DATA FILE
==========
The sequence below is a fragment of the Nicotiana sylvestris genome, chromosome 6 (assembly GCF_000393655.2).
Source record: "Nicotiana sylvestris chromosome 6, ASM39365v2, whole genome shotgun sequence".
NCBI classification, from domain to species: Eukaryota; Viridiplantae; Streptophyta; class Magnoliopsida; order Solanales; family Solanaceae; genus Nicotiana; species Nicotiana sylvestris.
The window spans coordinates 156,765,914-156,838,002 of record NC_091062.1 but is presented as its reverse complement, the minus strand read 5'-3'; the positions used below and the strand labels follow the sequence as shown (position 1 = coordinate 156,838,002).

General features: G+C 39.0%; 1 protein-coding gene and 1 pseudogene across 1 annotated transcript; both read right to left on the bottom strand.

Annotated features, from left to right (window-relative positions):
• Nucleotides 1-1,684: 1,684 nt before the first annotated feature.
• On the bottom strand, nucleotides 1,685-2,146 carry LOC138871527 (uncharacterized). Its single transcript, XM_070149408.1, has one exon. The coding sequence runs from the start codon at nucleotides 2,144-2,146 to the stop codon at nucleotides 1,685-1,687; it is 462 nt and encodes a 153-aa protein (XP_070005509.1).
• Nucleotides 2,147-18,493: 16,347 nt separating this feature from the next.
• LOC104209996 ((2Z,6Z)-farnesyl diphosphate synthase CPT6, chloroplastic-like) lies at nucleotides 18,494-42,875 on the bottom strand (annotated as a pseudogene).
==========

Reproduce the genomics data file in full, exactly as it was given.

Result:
The sequence below is a fragment of the Nicotiana sylvestris genome, chromosome 6 (assembly GCF_000393655.2).
Source record: "Nicotiana sylvestris chromosome 6, ASM39365v2, whole genome shotgun sequence".
NCBI classification, from domain to species: Eukaryota; Viridiplantae; Streptophyta; class Magnoliopsida; order Solanales; family Solanaceae; genus Nicotiana; species Nicotiana sylvestris.
The window spans coordinates 156,765,914-156,838,002 of record NC_091062.1 but is presented as its reverse complement, the minus strand read 5'-3'; the positions used below and the strand labels follow the sequence as shown (position 1 = coordinate 156,838,002).

General features: G+C 39.0%; 1 protein-coding gene and 1 pseudogene across 1 annotated transcript; both read right to left on the bottom strand.

Annotated features, from left to right (window-relative positions):
• Nucleotides 1-1,684: 1,684 nt before the first annotated feature.
• On the bottom strand, nucleotides 1,685-2,146 carry LOC138871527 (uncharacterized). Its single transcript, XM_070149408.1, has one exon. The coding sequence runs from the start codon at nucleotides 2,144-2,146 to the stop codon at nucleotides 1,685-1,687; it is 462 nt and encodes a 153-aa protein (XP_070005509.1).
• Nucleotides 2,147-18,493: 16,347 nt separating this feature from the next.
• LOC104209996 ((2Z,6Z)-farnesyl diphosphate synthase CPT6, chloroplastic-like) lies at nucleotides 18,494-42,875 on the bottom strand (annotated as a pseudogene).